.Hi-Res ยป Charlie Barnet, His Orchestra – The Complete Charlie Barnet, Vol. II Remastered (2022 24/192 FLAC)

Charlie Barnet, His Orchestra – The Complete Charlie Barnet, Vol. II Remastered (2022 24/192 FLAC)

Charlie Barnet, His Orchestra - The Complete Charlie Barnet, Vol. II Remastered (2022 24/192 FLAC)

Charlie Barnet, His Orchestra – The Complete Charlie Barnet, Vol. II Remastered (2022 24/192 FLAC)

Artist: Charlie Barnet, His Orchestra
Album: The Complete Charlie Barnet, Vol. II Remastered
Release/Reissue: 1939/2022
Genre: Jazz

01. Tin Roof Blues
02. Knockin’ at the Famous Door
03. The Gal From Joe’s
04. Where Can She Be?
05. Jump Session
06. I Wouldn’t Give That For Love
07. A New Moon and an Old Serenade
08. Swing Street Strut
09. In a Mizz
10. Night Song
11. Class Will Tell
12. Some Like It Hot
13. Strange Enchantment
14. Asleep or Awake
15. Only a Rose
16. S’posin’
17. Echoes Of Harlem
18. Scotch and Soda
19. Miss Annabelle Lee (Who’s Wonderful, Who’s Marvelous?)
20. Lazy Bug
21. This Is No Dream
22. That’s Right – I’m Wrong
23. Midweek Function
24. I Never Knew
25. Danger In the Dark
26. An Apple for the Teacher
27. It Must Have Been Two Other People
28. Still the Bluebird Sings
29. Ebony Rhapsody
30. Lament for a Lost Love (Solace)
31. Cherokee
32. For Tonight

In 1939 Charlie Barnet made some of the best records of his entire career. Inspired by the example of Duke Ellington, he developed his orchestra into a formidable swing machine that sometimes seemed more closely connected to the Afro-American tradition than most of the other white big bands on the scene at that time. This volume in the Barnet chronology contains eight tracks with vocals by Judy Ellington (no relation to Duke!) and five by an insufferable droopy-voiced nerd by the name of Larry Taylor. Often sounding sweet and harmless, Judy did some of her best singing with Barnet in 1939. “Strange Enchantment” has a film noir intro and Barnet’s alto sax sounds deliberately mysterious. “The All-Night Record Man” appears to be a sequel to “Milkman’s Matinee,” a nocturnal program on WNEW hosted by Stan Shaw.


But the artistically substantial recordings are the 11 instrumentals, beginning with possibly the hippest version of Rudolf Friml’s “Only a Rose” ever waxed by a jazz band. Listeners get a taste of Barnet’s soprano sax during Ellington’s “Echoes of Harlem,” and his alto bubbles over as he navigates the devilish changes of “Scotch and Soda.” These tracks were all recorded on April 5, 1939, a session noteworthy for expressive trumpeting by Bob Burnet, Johnny Mendell, and guest artist Charlie Shavers. Barnet also used his soprano sax on “Miss Annabelle Lee,” a tune traceable back to the 1925 repertoire of the California Ramblers, the band whose name he borrowed the second time he broke his Victor contract to record for the Variety label in May of 1937 [see Classics 1159 — Charlie Barnet 1936-1937]. “Lazy Bug,” a collaborative opus by Barnet and Juan Tizol, has the ethereal feel of an Ellington dream. Barnet’s flair for wild musical ideas manifests itself in the eccentric progressions of his “Midweek Function.”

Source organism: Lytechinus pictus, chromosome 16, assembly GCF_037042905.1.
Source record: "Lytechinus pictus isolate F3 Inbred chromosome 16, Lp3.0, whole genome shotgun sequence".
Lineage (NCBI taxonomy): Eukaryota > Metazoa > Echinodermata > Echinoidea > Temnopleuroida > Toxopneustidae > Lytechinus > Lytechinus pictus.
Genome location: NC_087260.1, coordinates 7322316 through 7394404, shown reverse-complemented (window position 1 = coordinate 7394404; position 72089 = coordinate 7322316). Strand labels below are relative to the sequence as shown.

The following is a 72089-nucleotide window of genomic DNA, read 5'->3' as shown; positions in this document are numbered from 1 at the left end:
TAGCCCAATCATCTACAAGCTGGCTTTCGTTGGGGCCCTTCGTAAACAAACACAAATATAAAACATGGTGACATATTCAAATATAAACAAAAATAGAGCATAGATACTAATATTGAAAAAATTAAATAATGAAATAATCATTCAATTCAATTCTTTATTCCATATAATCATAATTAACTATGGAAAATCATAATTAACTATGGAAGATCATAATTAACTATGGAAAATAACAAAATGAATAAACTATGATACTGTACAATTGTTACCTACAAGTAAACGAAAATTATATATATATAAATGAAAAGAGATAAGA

Barnet’s approach to “I Never Knew” — Ted Fiorito’s best jazz tune — was to jump and swing like mad. On July 17, 1939, Barnet’s band recorded Ray Noble’s “Cherokee.” This one record would help to establish the Charlie Barnet Orchestra’s popularity for years to come. Legend has it Billy May came up with the famous arrangement en route to the studio. This excellent disc culminates with a steaming stomp entitled “The Last Jump (A Jump to End All Jumps).”